There are two ways to deal with it: you can stand up for yourself, respond and educate people but in some circumstances, it’s better to preserve energy and ignore them. You can approach the person who made you feel discriminated against and see if they’re open to discussion. Most of the time, I prefer to save my energy and use my platform to express myself instead. In general, I would advise people to stay close to communities that advocate for diversity and inclusion.
You’ve done some incredible work as an ambassador for racial diversity and African culture in Asia. Can you share your most meaningful milestones?
Thank you! Firstly, managing to arrive here in Hong Kong as a female engineer is something that I can’t take for granted. This growing exposure and recognition for my work is something that I’m very proud of. When I first came here I dreamed of being able to change people’s perspective on African culture, and by extension, African people. Winning that dance competition on TV was definitely another big milestone for me as I was able to reach more of a local audience.
What does a typical week look like for you?
I am currently fully dedicated to my work as an Entrepreneur, Social Media Content Creator, Choreographer and Model. I’ve been splitting my time between creating content for my social media accounts, modelling, learning languages and singing too!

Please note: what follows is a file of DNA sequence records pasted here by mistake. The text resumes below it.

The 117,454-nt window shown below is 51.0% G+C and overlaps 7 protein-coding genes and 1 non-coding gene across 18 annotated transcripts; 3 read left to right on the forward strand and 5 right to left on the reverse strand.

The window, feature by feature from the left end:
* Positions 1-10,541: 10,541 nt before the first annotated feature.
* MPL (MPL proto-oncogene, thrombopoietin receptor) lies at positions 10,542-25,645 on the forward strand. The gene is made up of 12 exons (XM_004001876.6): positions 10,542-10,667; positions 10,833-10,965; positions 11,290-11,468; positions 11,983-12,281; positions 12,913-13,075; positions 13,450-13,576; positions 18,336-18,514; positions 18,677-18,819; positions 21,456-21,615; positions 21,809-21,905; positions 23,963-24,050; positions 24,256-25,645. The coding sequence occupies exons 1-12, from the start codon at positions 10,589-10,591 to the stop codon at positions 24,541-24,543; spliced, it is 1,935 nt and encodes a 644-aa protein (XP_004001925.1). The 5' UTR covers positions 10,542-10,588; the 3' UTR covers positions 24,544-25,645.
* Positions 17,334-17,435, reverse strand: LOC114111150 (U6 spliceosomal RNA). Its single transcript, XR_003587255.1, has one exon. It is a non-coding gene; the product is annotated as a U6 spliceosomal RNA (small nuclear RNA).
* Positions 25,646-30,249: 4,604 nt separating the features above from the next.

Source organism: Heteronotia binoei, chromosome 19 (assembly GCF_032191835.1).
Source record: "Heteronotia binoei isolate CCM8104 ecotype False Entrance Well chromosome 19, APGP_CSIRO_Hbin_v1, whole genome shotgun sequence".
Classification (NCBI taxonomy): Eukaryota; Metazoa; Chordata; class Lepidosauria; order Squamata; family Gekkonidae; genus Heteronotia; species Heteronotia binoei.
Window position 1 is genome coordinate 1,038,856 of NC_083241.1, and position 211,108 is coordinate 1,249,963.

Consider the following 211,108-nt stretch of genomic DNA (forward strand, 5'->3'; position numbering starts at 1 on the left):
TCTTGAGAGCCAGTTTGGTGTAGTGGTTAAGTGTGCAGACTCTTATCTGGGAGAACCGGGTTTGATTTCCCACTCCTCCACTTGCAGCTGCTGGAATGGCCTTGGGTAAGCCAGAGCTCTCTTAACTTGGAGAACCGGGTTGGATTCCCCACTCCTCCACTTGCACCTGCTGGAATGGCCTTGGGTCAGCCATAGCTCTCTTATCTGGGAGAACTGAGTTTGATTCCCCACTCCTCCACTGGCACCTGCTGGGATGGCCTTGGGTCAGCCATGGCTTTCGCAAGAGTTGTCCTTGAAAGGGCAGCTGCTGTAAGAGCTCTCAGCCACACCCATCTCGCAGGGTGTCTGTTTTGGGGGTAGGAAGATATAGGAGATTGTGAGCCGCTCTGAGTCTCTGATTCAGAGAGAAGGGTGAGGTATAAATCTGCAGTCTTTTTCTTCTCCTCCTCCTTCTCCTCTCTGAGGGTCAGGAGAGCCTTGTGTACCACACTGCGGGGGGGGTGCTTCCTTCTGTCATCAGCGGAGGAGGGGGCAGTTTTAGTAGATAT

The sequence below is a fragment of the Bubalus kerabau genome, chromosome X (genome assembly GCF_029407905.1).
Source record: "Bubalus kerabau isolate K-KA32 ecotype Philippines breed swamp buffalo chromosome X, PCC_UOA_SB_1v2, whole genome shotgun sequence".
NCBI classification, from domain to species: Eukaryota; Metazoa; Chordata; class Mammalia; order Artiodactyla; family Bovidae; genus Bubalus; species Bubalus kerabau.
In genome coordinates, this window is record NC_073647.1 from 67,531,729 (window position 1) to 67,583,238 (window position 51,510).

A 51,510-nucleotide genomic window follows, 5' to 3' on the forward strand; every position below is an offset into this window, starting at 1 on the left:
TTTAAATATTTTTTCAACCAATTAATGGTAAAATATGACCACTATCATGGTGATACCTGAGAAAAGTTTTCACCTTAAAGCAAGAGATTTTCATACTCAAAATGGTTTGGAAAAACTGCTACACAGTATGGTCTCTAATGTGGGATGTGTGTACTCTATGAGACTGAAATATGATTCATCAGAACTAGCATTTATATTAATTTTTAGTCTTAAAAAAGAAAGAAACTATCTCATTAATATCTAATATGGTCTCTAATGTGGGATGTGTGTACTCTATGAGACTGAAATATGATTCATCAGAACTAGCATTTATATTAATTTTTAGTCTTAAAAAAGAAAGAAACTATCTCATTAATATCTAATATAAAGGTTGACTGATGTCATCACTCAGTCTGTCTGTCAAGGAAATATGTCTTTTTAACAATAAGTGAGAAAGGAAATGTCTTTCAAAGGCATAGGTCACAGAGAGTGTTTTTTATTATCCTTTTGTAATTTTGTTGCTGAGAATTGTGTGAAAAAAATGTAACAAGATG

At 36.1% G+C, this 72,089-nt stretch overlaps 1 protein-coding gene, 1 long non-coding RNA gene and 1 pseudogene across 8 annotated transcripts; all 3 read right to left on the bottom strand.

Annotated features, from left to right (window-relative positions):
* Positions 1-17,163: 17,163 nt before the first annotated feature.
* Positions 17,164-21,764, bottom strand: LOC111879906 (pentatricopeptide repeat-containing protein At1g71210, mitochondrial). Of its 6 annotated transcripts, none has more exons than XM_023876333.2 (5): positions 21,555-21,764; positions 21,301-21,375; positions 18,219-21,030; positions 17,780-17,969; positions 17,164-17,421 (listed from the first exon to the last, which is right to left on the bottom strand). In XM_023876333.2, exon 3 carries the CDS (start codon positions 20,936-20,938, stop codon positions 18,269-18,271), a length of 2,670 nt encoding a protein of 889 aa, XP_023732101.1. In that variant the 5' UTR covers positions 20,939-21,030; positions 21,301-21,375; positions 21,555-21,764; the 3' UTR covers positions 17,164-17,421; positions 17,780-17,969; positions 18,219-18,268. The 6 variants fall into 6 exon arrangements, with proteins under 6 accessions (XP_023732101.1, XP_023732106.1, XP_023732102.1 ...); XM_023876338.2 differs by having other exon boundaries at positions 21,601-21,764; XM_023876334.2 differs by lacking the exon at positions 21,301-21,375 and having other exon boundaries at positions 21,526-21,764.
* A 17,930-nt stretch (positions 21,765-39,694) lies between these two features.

What do you do in your downtime?
I meet my friends and people I call my family. Socialising really energises me and the support I get from my friends and family always keeps me on track.
What are five personal goals you have for this year?
- Meet my professional goals
- Spend more time with my family
- Improve my singing
- Take better care of my hair
- And learn how to cook
How would you like to see Hong Kong grow in terms of embracing cultural diversity in the coming years?
I want Hong Kong to keep welcoming more diverse faces on TV, modelling commercials, and I want to see more role models represent more ethnic minority communities. It would also be great to have more cultural events, like festivals and food markets, which we already have a lot of!